The primary aim of M-Wakili is to provide world-class legal support to people from all walks of life, while also aiding the advancement of law professionals by enhancing research efficiency.
This innovative platform promises to revolutionize the legal field, enhancing the accessibility and effectiveness of legal expertise.

Will I get immediate answers to my legal questions 24/7?

Yes the service is available 24/7 and you will get answers to your legal questions within seconds.

How does M-Wakili work?

M-Wakili is a custom trained AI model that uses algorithms and machine learning to understand and answer a user's questions. It bases its responses on the existing Kenyan laws and regulations.

Is M-Wakili accurate?

Yes, M-Wakili is designed to provide accurate and reliable responses based on Kenyan Law and is considered more accurate than almost all AI models including ChatGPT. Additionally, it is constantly being updated and improved to ensure it is aware of the occurring changes in the laws and regulations.
If you find any model that is more accurate than M-Wakili, please let us know and we might give you a free subscription or a *refund. (We reserve the right to determine the accuracy of the model and if you should be given a refund or free subscription. Our terms and conditions apply.)

Who can use M-Wakili?

Everyone can use M-Wakili. Lawyers and law students can use it as a legal research tool, and the general public can use it to get answers to their legal queries.

How can I access M-Wakili?

You can access M-Wakili through our website. Just type in your question, and M-Wakili will provide the answers.

Is M-Wakili a substitute for a human lawyer?

No it cannot and will not be, M-Wakili is designed to assist and provide legal information and is great at that. However, there are still situations where the expertise and personal touch of a real lawyer is necessary, such as in court representation and negotiations.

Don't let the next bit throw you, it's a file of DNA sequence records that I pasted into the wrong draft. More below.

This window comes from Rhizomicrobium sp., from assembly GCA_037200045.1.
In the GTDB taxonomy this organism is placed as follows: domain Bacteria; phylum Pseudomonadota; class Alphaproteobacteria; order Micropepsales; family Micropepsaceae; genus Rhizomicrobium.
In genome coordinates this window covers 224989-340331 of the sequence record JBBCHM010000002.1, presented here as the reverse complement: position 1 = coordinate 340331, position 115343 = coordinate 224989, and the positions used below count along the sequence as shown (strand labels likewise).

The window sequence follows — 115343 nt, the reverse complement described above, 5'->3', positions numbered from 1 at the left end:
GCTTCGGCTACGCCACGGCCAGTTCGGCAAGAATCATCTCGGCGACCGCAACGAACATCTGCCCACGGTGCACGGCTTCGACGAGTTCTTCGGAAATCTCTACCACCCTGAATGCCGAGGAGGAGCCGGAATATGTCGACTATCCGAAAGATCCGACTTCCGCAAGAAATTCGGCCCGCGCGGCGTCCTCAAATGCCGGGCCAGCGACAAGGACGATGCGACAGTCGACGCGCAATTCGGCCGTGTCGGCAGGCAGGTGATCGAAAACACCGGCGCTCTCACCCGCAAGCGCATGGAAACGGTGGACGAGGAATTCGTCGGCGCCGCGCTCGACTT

Fun fact, most of our paying users are lawyers! They use M-Wakili to help them with legal research and analysis.

Is AI going to replace lawyers?

No. M-Wakili AI is great for helping real-life lawyers with legal work and assisting people in understanding legal problems, providing many ways how to handle them. However, AI cannot replace the human touch of a real lawyer. There are still situations where the expertise and personal touch of a real lawyer is necessary, such as in court representation and negotiations.
In fact, most of our paying users are lawyers! They are excited about the possibilities of AI in the legal industry and are leveraging it to save time and energy and focus on higher-level tasks.
AI can make the legal market more convenient for both sides by allowing real lawyers to focus on specialized services while using AI to handle certain tasks.

Is my data secure with M-Wakili?

Yes, we prioritize user data privacy and have implemented strict measures to ensure that your data is secure.

Can M-Wakili represent me in court?

Not yet, M-Wakili cannot represent you in court. It can help you understand the law and your legal situation, but you will need a human lawyer for court representation.

Do I need to pay for M-Wakili services?

Currently, we offer basic features for free while premium services require a subscription fee. Please visit our pricing page for more details.

How can M-Wakili help law students?

M-Wakili can assist law students in learning and practicing their legal research and analysis skills. It may also offer insights into current legal trends and issues, helping prepare them for their future in law.

What does "HHH" mean?

Helpful, Honest, and Harmless (HHH) are three components of building AI systems (like M-Wakili) that are aligned with people’s interests.
- Helpful: M-Wakili wants to genuinely help the user
- Honest: M-Wakili shares information it believes to be true, and avoids made-up information
- Harmless: M-Wakili will not cooperate in aiding the user in harmful activities or lead the user to harms way